Cap space is not something that Cavaliers fans have been accustomed to recently. Since signing LeBron James and trading for Kevin Love in 2014, Cleveland has been over the salary cap. Owner Dan Gilbert has willingly incurred the luxury and repeater taxes, and his sacrifice has paid off, as the Cavs made the NBA Finals in each of the past four seasons, winning it all in 2016.
However, James is now gone, and the Cavaliers aren’t exactly NBA Finals contenders anymore. Regardless of Gilbert’s immense wealth, he won’t be willing to pay a premium for a lottery team. Cleveland is currently paying multiple older players more than they are worth, but some of their contracts expire after this season, providing cap relief.
The Cavs won’t be signing high-priced free agents any time soon, so they can use these contracts to acquire draft picks from other teams looking to unload bad deals.
The salary cap for the 2018-2019 NBA season is set at $101.8 million, with the luxury tax threshold set at $123.7 million. Currently, the Cavaliers’ pay roll is at $106.4 million, over the salary cap, but under the luxury tax. Kevin Love is owed $24.1 million this season with a player option for next year worth $25.6 million. George Hill will make $19 million this year and $18 million the next, but he is only guaranteed $1 million for 2019-2020 if waived before July 1st, 2019.
Tristan Thompson’s contract will pay him $17.5 million this year and $18.6 in 2019-2020, with both years fully guaranteed. J.R. Smith will make $14.7 this season and $15.7 the next, but is only guaranteed $3.87 million for the secon year of his deal if waived before June 30th, 2017. In particular, Hill and Smith’s contracts have the most trade value, as both players will come off the books for a minimal penalty next offseason.
This works to Cleveland’s advantage, as neither player is in their future plans. Aside from their attractive contracts, both Hill and Smith can be solid rotational players on a championship contender.
So what teams should be interested in trading for them? The answer is pretty much any team looking to rid themselves of a bad contract, which, as it turns out, is pretty much every team.
The Miami Heat, for instance, are paying guard Tyler Johnson $19.2 million for each of the next two seasons. Johnson is a decent player, but he isn’t worth nearly $20 million per year. Hassan Whiteside is under control through the 20xx-20xx season at $xx.x million per year. Whiteside can be a dominant player at times, but his effort is not consistent enough to warrant his contract. He seems to be disinterested since his big pay-day.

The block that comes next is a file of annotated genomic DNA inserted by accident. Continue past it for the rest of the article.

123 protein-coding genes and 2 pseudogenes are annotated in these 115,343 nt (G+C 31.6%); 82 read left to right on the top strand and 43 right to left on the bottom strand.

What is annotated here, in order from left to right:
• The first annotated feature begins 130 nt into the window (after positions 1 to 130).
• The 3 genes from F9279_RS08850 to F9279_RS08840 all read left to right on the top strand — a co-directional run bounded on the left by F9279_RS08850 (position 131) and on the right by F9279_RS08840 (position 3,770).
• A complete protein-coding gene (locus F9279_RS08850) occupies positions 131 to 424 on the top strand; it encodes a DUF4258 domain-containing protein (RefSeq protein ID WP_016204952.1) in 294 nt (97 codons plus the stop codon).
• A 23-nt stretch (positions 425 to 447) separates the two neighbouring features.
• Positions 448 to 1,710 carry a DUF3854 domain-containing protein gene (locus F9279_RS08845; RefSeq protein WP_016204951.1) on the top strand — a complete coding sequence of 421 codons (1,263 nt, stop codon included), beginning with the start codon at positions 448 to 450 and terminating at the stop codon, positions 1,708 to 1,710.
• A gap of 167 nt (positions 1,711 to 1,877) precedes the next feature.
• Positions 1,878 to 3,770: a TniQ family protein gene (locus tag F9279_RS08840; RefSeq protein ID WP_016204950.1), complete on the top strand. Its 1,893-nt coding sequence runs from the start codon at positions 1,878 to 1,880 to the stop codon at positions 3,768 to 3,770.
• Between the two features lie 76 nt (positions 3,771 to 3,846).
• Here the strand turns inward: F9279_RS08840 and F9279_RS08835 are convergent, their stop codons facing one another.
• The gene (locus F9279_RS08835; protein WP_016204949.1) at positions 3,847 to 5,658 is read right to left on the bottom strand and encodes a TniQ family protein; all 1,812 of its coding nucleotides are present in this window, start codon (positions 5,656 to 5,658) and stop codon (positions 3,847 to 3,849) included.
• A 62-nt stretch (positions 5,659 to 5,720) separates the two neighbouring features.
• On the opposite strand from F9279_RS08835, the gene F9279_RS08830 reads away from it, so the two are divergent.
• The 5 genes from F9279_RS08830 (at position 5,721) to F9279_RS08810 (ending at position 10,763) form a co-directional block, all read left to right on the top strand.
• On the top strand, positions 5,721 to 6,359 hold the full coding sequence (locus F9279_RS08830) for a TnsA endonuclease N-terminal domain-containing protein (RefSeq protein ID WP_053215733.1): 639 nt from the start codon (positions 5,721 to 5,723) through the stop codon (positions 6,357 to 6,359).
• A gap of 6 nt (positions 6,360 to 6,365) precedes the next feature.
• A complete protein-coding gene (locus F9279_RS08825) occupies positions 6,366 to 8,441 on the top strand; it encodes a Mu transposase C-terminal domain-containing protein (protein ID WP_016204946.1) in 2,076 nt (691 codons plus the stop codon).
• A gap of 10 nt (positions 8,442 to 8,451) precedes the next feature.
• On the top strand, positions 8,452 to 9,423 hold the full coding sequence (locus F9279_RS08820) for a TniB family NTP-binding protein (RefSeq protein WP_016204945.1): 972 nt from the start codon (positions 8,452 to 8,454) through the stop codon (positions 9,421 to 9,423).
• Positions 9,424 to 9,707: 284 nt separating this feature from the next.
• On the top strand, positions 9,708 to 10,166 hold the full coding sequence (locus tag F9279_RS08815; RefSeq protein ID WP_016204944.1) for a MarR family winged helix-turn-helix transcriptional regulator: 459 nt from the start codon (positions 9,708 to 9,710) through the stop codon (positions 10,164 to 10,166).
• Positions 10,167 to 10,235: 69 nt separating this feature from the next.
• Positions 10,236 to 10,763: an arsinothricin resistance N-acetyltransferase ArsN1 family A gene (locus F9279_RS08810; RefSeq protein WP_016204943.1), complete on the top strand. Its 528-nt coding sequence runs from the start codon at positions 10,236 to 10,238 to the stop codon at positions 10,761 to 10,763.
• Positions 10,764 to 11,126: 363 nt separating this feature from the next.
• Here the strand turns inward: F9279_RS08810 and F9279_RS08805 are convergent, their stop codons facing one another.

The Milwaukee Bucks will pay Matthew Dellavedova nearly $10 million in each of the next two seasons. It’s hard to imagine why Milwaukee would ever want to part with Outback Jesus, but here we are.
Brandon Knight was a distant backup to Eric Bledsoe in Phoenix before tearing his ACL prior to last season. Knight is somewhat of an enigma, having shown flashes of brilliance in between extended stretches of below-average play. He is owed a lot over the next two seasons, a high price to pay for a reserve.
There is a seemingly endless list of bad contracts, so here are just a few more:
Kent Bazemore, Atlanta Hawks; Allen Crabbe, Brooklyn Nets; Evan Turner, Portland Trail Blazers; Luol Deng, Los Angeles Lakers; Chandler Parsons, Memphis Grizzlies; Ryan Anderson, Houston Rockets; Ian Mahinimi, Washington Wizards; Bismack Biyombo, Orlando Magic; Omer Asik, New Orleans Pelicans; Joakim Noah, New York Knicks.
None of these players would help Cleveland, as most of them are over 30 years old and rapidly declining, What would help the Cavs are the draft picks that they would receive for taking on any of these players.
The Cavaliers have been treating future draft picks as assets to acquire players who could help them in the present. The Kyle Korver trade is the perfect example of this. Cleveland sent Mike Dunleavy Jr., Mo Williams, and a future first-round pick to Atlanta for Korver. That first-round pick is top-10 protected both this year and next, meaning that the only way for the Cavs to keep their pick is to finish as a high lottery team in each of the next two seasons.
If the pick does not convey after 2019-2020, it turns into two second-round picks, which are much less devastating to lose.
Even if the Cavaliers are able to retain their first-round pick, adding more certainly wouldn’t hurt. Cleveland will be up against the cap this year anyway, so why not swap out the players who are using up that space for even worse deals, while gaining more draft assets? The Cavs have zero guaranteed salary for the 2020-2021 season, which is when many of the aforementioned players’ contracts expire.
The Cavaliers don’t have much cap space currently, but they are no longer in the luxury or repeater tax, which opens up many new possibilities to improve the team in the future. Taking on poor contracts while gaining draft picks is the best way to do this right now.